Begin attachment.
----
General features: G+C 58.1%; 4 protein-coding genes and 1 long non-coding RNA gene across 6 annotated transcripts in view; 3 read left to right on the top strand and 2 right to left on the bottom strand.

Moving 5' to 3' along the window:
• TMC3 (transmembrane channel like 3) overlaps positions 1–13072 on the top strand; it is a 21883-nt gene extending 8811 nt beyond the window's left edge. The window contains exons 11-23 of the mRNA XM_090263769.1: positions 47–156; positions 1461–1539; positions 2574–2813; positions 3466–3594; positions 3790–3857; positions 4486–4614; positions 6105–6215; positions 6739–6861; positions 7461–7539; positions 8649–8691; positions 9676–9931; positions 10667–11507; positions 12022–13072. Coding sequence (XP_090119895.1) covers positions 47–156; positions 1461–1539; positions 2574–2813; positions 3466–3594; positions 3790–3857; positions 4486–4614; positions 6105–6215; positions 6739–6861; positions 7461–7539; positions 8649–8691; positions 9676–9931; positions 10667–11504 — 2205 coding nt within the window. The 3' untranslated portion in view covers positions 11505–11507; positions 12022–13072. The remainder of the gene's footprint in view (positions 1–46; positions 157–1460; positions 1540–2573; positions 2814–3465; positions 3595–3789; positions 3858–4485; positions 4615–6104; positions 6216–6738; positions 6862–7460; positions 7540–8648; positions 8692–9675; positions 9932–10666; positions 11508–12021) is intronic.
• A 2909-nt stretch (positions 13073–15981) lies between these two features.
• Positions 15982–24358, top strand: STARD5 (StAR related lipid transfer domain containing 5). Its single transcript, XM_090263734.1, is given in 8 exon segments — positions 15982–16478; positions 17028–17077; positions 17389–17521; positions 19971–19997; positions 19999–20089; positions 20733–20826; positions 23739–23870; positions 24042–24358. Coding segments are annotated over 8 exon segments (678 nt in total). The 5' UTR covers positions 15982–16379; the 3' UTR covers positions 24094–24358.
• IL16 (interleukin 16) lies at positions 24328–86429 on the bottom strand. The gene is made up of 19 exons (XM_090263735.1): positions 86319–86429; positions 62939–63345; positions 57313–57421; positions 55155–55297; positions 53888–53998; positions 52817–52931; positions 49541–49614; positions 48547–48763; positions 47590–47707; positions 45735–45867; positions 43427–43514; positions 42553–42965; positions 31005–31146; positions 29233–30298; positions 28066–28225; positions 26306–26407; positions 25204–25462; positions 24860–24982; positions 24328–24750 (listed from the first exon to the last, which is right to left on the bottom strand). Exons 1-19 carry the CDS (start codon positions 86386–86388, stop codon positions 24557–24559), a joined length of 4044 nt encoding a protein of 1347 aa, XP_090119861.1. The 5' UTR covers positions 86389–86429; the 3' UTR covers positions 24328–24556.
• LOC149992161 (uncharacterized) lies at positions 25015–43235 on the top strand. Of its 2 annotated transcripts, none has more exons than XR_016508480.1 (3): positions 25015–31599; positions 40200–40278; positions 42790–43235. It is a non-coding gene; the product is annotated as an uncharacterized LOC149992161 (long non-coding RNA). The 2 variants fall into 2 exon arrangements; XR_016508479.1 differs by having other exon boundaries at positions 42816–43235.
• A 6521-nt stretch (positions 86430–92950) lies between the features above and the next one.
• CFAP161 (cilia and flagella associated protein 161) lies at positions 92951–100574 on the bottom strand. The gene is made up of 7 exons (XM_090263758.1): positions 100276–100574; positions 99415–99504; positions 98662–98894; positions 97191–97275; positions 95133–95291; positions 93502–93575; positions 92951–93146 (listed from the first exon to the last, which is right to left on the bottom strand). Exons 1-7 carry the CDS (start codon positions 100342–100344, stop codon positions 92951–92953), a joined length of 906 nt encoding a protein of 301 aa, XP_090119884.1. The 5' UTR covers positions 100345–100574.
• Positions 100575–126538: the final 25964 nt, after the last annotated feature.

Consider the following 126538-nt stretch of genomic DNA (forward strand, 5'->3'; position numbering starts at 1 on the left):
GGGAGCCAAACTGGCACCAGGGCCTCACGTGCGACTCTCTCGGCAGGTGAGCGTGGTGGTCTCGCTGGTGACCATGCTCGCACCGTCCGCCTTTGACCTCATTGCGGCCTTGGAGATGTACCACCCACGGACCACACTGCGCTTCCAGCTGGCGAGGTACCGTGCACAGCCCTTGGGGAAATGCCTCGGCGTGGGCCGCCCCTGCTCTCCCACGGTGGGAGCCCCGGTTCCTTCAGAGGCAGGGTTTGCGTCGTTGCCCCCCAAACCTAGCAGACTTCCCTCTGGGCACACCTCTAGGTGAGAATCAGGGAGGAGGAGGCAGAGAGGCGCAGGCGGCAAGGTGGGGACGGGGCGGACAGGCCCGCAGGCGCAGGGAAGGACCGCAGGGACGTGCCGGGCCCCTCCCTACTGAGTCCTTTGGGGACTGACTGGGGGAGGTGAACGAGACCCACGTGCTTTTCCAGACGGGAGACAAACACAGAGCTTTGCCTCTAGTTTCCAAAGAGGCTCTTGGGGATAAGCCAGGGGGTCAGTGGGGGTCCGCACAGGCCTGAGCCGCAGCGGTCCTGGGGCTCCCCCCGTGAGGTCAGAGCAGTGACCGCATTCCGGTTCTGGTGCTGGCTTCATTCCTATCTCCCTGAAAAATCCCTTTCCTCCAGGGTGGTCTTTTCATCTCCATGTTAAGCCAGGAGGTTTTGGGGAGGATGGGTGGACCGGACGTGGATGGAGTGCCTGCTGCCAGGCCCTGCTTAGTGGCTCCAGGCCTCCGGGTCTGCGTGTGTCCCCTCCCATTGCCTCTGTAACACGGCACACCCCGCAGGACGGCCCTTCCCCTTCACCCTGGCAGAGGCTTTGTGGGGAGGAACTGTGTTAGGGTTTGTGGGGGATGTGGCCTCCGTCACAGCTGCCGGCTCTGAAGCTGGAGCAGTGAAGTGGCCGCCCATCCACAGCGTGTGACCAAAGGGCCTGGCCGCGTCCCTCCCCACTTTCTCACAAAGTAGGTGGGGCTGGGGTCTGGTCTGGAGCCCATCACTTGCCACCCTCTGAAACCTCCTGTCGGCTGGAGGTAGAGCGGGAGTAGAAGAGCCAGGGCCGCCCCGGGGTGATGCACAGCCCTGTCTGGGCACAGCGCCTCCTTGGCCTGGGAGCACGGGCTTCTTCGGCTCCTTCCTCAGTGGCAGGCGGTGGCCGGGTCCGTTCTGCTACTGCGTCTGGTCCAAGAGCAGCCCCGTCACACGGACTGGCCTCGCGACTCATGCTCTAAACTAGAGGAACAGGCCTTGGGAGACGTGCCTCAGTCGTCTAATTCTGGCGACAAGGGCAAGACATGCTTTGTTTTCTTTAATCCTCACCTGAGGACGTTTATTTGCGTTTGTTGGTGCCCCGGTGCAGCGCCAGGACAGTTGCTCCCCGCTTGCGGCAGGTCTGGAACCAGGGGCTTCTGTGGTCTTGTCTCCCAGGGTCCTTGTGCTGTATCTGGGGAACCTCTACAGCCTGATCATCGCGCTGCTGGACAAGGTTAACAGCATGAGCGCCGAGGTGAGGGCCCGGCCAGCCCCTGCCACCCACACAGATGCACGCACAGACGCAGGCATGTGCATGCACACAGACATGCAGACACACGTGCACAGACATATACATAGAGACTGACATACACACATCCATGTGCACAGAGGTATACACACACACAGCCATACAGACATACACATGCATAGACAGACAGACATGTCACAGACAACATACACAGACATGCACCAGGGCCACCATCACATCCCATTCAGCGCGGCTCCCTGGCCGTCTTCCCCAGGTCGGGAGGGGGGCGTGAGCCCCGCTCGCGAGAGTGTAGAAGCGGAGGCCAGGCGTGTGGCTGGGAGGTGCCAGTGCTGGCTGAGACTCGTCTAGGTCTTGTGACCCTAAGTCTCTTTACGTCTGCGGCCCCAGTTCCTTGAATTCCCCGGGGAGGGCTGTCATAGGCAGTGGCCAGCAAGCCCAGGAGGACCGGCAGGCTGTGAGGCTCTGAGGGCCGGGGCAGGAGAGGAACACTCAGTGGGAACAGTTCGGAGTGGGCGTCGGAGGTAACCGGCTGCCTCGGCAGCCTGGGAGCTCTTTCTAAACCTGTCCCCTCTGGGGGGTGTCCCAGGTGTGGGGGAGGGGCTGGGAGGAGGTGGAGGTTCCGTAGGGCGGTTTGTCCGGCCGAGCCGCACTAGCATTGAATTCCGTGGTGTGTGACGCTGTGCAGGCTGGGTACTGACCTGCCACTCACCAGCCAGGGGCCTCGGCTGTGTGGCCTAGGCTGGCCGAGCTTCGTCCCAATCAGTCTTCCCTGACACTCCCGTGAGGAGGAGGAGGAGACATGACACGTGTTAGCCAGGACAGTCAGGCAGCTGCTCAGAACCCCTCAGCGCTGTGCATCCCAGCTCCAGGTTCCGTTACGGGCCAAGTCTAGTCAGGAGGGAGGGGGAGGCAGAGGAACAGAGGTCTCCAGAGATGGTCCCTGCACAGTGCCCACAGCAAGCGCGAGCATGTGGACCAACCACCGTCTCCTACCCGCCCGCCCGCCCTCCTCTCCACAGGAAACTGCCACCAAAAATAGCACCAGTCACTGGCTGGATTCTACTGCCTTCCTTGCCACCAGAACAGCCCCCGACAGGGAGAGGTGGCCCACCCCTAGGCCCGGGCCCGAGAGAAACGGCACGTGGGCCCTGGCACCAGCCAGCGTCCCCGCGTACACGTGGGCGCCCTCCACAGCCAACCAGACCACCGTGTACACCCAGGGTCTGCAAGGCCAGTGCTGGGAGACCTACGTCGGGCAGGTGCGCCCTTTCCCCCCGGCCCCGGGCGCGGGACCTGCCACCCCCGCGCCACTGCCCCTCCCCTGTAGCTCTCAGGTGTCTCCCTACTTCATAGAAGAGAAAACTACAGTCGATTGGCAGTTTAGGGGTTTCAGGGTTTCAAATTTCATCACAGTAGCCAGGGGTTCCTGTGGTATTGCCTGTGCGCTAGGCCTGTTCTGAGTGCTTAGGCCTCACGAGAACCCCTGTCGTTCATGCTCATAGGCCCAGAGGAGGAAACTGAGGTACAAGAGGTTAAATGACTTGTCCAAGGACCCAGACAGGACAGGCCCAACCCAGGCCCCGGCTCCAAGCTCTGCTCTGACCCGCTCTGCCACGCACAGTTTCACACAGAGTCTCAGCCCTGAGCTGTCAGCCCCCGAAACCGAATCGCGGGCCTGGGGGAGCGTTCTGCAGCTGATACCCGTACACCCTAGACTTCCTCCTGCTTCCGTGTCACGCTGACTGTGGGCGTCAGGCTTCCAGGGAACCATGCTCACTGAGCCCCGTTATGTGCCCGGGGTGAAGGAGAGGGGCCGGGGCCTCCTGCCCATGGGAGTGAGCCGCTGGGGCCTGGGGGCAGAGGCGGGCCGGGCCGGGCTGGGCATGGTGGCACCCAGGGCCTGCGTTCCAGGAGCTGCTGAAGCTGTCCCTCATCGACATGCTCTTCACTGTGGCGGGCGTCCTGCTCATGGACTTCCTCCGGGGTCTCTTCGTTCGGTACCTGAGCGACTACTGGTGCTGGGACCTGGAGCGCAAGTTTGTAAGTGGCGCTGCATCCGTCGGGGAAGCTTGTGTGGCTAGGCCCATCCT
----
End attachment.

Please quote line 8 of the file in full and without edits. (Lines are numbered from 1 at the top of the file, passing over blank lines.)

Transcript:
• A 6521-nt stretch (positions 86430–92950) lies between the features above and the next one.